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Invasive buckthorn

Buckthorn is an invasive, noxious shrub or small tree once used as a medicinal plant. This plant family consists of 150 species and is native to North Africa, Europe and North Asia. Until the 1800s, it was used by physicians as a purgative until its actions were considered too severe. It’s regarded as an invasive plant because it lacks bio-controls in the environment, forms a dense, impenetrable layer of vegetation and becomes a host for crown nest fungus and soybean aphid.

An urban garden
Photo by Carsten Koall/Getty Images

Accounts of the buckthorn appear in Anglo-Saxon writings, and it’s mentioned in glossaries before the Norman Conquest of England in 1066. Welsh physicians boiled its fruit with honey and prescribed it as a laxative drink. Physicians stopped using this drink when tests proved it to be dangerous. Some people believe that Jesus Christ’s Crown of Thorns was made of buckthorn.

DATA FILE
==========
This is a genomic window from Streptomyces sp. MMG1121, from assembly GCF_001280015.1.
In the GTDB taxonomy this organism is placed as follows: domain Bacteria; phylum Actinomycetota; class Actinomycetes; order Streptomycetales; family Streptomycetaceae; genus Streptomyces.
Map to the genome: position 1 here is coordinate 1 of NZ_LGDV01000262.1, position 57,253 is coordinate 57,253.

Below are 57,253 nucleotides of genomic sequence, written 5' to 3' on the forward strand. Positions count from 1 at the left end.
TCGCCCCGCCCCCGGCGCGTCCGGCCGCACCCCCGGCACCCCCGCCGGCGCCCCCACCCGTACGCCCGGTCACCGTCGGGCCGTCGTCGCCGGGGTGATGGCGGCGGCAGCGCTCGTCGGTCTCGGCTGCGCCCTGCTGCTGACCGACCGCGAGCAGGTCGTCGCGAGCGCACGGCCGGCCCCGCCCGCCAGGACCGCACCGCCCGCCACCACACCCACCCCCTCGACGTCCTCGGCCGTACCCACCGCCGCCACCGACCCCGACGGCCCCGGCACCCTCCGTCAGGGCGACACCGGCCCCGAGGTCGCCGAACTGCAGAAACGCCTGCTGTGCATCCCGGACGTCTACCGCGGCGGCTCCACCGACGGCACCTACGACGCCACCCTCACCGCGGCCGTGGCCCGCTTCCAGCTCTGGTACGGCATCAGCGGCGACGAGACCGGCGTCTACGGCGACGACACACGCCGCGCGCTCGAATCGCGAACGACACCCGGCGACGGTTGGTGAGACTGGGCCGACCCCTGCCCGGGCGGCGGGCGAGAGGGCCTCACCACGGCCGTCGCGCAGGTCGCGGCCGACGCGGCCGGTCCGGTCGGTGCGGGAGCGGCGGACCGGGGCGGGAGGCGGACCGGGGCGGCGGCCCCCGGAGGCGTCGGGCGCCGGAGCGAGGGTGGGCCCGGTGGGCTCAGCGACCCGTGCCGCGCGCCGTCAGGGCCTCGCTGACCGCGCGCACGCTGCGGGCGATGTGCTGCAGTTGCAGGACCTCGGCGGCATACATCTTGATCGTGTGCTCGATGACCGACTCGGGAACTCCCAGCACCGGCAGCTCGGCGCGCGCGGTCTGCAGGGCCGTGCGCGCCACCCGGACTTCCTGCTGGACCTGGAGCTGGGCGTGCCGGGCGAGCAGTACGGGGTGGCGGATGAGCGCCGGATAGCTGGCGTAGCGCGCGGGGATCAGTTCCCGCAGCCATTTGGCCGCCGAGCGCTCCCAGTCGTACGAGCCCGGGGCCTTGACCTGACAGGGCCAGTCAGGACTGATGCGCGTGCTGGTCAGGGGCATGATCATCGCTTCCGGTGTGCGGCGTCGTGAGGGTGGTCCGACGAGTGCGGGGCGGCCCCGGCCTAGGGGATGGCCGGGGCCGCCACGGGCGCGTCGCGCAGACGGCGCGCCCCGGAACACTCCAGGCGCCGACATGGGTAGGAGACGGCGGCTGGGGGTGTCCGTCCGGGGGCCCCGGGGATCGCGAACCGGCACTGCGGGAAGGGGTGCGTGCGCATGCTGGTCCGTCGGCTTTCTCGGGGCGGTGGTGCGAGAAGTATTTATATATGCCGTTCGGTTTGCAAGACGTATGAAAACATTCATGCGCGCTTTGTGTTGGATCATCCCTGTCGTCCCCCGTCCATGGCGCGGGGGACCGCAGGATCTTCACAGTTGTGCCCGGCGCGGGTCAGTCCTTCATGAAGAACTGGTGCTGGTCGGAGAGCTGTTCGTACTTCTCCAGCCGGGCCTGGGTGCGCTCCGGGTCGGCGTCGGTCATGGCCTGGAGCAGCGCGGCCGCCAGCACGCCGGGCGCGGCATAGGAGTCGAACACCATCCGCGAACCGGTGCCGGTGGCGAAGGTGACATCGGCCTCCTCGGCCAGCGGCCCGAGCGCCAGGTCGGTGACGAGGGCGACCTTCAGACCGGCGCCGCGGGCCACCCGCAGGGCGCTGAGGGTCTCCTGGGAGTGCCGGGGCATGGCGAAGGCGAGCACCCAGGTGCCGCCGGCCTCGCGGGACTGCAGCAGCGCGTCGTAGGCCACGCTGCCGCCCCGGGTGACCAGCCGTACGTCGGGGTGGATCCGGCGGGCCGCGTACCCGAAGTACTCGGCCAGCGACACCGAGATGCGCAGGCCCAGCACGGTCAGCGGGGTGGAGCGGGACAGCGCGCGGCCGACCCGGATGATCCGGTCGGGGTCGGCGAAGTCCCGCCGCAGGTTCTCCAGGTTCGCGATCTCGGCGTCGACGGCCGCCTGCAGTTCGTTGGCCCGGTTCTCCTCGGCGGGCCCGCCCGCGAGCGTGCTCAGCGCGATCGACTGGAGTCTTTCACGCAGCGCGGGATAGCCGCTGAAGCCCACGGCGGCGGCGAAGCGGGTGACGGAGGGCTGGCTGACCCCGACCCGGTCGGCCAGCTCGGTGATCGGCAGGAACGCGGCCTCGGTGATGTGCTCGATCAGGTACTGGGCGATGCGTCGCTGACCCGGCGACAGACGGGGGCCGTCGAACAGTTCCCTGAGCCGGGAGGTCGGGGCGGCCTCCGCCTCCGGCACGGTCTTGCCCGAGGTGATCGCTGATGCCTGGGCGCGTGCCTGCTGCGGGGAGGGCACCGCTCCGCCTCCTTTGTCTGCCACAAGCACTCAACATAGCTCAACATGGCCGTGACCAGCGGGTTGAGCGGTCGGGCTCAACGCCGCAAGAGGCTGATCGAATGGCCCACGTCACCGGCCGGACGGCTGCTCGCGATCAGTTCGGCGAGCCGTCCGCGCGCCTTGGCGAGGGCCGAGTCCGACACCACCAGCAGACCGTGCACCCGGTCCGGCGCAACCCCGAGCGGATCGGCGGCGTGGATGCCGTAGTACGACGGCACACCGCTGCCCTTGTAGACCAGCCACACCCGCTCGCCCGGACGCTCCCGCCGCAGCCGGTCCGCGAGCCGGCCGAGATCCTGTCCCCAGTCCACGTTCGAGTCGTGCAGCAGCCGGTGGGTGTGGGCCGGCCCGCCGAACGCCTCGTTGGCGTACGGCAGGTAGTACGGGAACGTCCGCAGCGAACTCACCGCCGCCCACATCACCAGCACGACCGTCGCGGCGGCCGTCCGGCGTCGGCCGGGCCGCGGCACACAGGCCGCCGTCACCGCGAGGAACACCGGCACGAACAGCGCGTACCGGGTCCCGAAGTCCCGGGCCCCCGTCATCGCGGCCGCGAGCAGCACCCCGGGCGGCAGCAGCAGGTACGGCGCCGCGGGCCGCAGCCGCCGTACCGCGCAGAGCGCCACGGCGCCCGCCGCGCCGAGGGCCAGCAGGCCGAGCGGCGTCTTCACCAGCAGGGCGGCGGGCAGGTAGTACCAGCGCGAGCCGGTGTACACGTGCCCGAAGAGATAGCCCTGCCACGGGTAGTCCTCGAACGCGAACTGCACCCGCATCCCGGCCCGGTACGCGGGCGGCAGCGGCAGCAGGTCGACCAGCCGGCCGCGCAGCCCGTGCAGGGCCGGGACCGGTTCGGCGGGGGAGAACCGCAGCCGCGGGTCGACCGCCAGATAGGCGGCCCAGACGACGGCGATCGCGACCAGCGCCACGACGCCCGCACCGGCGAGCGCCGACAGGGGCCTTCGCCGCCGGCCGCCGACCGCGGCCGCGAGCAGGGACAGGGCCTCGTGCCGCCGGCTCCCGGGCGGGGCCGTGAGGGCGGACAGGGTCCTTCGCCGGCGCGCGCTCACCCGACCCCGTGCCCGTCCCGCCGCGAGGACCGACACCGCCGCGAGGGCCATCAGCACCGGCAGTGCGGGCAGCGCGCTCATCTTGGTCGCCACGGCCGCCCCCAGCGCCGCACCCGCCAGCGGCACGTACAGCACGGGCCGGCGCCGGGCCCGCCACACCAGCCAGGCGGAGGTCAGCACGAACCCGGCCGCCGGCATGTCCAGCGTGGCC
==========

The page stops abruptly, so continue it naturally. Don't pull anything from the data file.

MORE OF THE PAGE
Buckthorn, also highway thorn or waythorn, belongs to the family RHAMNACEAE and the order Rhamnales. It grows to twelve feet in temperate and tropical zones. It has smooth, blackish-brown bark and an erect stem. The twigs on smaller branches are ash-colored and end with a sharp thorn. The oval, saw-toothed leaves grow in small bunches, and at the plant’s base young shoots appear. Young leaves have soft fuzz. Small, greenish-yellow flowers with four petals are produced by the plant. Its fruit is orbed, tiny berries in clusters that are black when ripe and otherwise brown.

Chicago gardeners should remove most buckthorns from their gardens because they are a threat to forest preserves, nature centers and natural areas in and around the city. They upset Chicago’s ecosystem and vie with native plants for nutrients, space and sunlight. Buckthorns on the invasive list include European, common and glossy buckthorn. Also, Dahurian, Japanese and Chinese buckthorn are considered invasive plants.

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